Frontiers in Bioscience-Landmark (FBL) is published by IMR Press from Volume 26 Issue 5 (2021). Previous articles were published by another publisher on a subscription basis, and they are hosted by IMR Press on imrpress.com as a courtesy and upon agreement with Frontiers in Bioscience.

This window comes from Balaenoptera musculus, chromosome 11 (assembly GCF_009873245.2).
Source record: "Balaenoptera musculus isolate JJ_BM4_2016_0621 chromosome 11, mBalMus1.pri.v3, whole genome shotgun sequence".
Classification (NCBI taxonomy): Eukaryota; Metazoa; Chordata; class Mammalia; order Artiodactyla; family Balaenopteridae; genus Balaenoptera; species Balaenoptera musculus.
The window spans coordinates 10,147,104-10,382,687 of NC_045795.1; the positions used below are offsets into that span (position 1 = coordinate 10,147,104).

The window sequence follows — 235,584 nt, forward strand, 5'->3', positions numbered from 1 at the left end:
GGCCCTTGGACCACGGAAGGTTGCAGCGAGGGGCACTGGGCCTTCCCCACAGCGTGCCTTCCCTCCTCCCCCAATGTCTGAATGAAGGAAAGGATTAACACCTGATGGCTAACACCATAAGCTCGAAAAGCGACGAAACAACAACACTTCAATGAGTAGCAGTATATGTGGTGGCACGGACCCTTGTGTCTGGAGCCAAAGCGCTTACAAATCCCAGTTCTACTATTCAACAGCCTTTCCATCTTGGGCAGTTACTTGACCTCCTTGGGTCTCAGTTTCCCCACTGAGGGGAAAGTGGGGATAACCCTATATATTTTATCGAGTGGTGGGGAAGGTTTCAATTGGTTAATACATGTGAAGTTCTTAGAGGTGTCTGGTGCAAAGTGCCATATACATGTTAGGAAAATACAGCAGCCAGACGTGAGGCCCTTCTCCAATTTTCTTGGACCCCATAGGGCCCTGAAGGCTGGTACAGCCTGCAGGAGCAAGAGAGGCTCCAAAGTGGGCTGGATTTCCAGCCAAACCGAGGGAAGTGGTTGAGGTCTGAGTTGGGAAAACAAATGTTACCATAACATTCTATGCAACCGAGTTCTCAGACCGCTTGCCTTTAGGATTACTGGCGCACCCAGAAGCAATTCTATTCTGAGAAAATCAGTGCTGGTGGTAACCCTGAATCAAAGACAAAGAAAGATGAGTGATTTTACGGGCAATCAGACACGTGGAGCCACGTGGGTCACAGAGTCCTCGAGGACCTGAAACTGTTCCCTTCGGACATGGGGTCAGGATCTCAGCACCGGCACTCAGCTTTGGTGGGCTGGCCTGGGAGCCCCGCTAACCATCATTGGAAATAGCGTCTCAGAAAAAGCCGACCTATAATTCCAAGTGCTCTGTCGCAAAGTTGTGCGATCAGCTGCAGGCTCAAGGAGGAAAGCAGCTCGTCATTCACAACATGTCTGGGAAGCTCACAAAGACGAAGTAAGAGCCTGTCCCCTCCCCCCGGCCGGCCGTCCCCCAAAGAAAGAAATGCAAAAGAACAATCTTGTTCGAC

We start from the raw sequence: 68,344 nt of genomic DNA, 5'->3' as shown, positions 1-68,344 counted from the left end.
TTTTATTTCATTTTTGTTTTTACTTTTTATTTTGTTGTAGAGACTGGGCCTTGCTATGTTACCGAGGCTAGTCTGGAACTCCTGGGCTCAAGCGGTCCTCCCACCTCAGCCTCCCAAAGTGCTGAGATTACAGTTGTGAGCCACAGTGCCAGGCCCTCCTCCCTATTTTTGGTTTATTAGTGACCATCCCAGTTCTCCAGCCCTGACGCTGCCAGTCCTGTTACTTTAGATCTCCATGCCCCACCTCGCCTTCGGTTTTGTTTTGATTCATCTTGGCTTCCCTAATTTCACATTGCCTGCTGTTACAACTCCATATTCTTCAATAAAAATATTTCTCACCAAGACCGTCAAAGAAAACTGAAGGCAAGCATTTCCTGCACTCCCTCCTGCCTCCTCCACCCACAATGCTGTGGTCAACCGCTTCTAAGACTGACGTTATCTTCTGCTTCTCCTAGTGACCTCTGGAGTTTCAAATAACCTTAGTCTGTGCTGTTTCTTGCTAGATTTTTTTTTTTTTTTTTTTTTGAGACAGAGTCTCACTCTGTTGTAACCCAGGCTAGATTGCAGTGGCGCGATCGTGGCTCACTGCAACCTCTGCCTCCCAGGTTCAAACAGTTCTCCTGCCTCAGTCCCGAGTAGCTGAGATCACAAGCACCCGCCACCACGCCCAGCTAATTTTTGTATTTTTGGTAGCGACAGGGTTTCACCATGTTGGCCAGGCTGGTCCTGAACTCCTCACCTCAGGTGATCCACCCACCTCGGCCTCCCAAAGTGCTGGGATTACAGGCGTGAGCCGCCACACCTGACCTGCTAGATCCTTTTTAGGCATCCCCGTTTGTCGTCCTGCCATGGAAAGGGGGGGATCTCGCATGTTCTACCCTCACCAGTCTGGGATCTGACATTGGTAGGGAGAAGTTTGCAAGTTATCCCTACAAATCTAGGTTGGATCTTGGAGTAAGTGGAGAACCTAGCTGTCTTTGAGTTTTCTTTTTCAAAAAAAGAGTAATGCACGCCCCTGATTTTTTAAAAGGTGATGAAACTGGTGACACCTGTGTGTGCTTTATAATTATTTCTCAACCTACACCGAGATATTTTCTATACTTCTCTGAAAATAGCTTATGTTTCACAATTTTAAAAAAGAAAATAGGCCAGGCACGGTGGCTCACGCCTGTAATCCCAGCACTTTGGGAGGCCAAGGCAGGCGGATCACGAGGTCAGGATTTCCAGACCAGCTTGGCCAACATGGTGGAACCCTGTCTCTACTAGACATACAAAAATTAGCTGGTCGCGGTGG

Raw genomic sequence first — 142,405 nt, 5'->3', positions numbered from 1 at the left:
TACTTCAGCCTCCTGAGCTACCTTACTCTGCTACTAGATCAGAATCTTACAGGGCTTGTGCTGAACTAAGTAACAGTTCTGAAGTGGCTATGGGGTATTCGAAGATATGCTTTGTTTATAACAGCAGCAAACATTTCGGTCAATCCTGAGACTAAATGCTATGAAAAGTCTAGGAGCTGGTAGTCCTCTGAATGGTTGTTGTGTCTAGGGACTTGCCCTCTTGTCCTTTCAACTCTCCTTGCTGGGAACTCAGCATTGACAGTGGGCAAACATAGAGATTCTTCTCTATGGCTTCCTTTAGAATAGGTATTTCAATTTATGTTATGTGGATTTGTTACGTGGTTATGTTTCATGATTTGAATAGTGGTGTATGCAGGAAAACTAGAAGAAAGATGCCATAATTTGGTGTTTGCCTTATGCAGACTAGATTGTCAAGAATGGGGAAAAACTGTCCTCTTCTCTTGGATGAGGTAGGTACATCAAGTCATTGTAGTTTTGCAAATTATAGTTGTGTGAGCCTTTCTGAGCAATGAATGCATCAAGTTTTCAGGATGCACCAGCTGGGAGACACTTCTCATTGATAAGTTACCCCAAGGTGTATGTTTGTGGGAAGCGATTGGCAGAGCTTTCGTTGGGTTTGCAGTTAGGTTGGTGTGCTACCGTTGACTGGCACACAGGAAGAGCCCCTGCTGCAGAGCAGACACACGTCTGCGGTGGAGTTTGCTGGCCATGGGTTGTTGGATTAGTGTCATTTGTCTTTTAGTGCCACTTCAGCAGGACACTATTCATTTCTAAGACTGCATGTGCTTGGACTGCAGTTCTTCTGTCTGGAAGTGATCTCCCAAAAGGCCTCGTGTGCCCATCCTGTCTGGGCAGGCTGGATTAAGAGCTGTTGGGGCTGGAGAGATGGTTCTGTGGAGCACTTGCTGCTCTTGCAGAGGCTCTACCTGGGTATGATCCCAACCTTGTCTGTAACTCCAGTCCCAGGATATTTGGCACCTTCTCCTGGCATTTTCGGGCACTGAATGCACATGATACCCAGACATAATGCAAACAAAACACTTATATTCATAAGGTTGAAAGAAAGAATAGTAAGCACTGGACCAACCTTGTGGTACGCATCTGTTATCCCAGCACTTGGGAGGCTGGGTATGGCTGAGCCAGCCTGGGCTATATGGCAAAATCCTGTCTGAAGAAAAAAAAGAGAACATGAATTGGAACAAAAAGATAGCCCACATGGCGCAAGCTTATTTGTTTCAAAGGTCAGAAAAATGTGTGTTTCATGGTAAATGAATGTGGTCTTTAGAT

Fever can be defined as a specific model of body temperature control, modified by action of humoral substances released due to bacterial infection. Under laboratory conditions exogenous and endogenous pyrogens affect nervous endings in the body periphery, as well as thermosensitive neurons in the hypothalamus, which first manifests as a shock reaction and then as shifts of temperature thresholds for activation of thermoregulatory effectors (cold thermogenesis, vasomotion, sweating or panting) to higher body temperatures. During the later phase of fever, the temperature threshold for cold thermogenesis starts to move downwards, while the thresholds for other thermoregulatory outputs remain elevated, the result being enlarging of the interthreshold zone. This creates conditions for cooling of the body and for termination of the fever. During different phases of fever cytokines, prostaglandins, neuropeptides and catecholamines participate in modulation of mechanisms regulating thermoregulatory functions. This paper aims to specify the role of individual cytokines in induction of fever, as well as in activation of thermoregulatory centers as well as individual thermoregulatory effectors and to define differences in their mode of action. The paper further attempts to summarize our knowledge on humoral modulation of the cytokine release. It is concluded that cytokines are not the primary factors responsible for setting of the body thermostat during fever.